Railgun Basics

Wednesday January 17th, 2024 0 By Admin

A Railgun, also known as a “Schienenkanone” in German, is similar to a Coilgun but relies on entirely different magnetic forces.

While in a Coilgun, ferromagnetism is the driving force, the Railgun’s operation is mainly based on the Lorentz force, specifically the Lorentz force acting on a current-carrying conductor.

The Lorentz force is determined by the following parameters:

  1. The current flowing through the conductor (I in Amperes)
  2. The length of the conductor (L in meters)
  3. The strength of the magnetic field (B in Teslas)

The relationship between these parameters is given by the formula F = I x B x L, where:

  • F ⇒ The force in Newtons
  • I ⇒ The current in Amperes
  • B ⇒ The magnetic field in Teslas
  • L ⇒ The length of the conductor in meters

The “x” here represents the vector cross-product, but in practice, we can also write the formula as F = I * B * L.

The sled should preferably be made of a non-ferromagnetic material, not iron, nickel, or similar materials. Materials like copper or aluminum are usually the best choices.

Let’s first consider the flow of current. In our illustration (see Fig. 1), the orange bars represent our rails, both connected to a power source. Our movable sled (shown in gray) connects the rails, completing the electrical circuit, which results in a current flow indicated by the blue arrows.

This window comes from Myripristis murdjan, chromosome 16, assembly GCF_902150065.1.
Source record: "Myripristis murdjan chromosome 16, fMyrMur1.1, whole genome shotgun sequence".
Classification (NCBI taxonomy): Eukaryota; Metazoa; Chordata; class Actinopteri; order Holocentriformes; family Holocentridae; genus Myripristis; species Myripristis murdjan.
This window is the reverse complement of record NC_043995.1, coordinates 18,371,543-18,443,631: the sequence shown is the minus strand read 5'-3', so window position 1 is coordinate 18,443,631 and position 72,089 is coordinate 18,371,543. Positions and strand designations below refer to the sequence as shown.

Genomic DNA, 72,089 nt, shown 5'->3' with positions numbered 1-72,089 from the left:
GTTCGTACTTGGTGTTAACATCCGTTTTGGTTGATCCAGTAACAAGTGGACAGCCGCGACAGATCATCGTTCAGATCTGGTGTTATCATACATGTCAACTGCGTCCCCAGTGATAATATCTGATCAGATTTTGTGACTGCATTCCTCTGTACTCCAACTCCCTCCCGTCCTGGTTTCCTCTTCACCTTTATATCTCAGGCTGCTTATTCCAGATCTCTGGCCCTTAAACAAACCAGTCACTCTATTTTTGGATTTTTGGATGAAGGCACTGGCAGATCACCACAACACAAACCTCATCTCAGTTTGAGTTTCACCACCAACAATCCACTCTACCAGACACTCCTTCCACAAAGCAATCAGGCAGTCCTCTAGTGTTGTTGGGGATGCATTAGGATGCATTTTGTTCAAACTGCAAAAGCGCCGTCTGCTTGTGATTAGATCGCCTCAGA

Back to the formula: The length L corresponds to the distance between the two rails or the width of the sled. The current I represents the current flowing from one rail to the other (via the sled).

Now, when a magnetic field (B) acts perpendicular to the rails, the sled is pushed out of the rails.

The question is, where does this magnetic field come from? Normally, this field is not generated externally by magnets or electromagnets. Instead, it is created by the current flow itself, which generates a magnetic field around its conductor (red arrows). Within the rails, this field is nearly homogeneous, and this field is our B. So, we have all the necessary quantities together.

Here’s another isometric representation of the process: Current (blue) flows through the rails (orange) via the sled (gray). The current flow creates a magnetic field (red), exerting a force on the current-carrying sled and moving it out of the rails (green).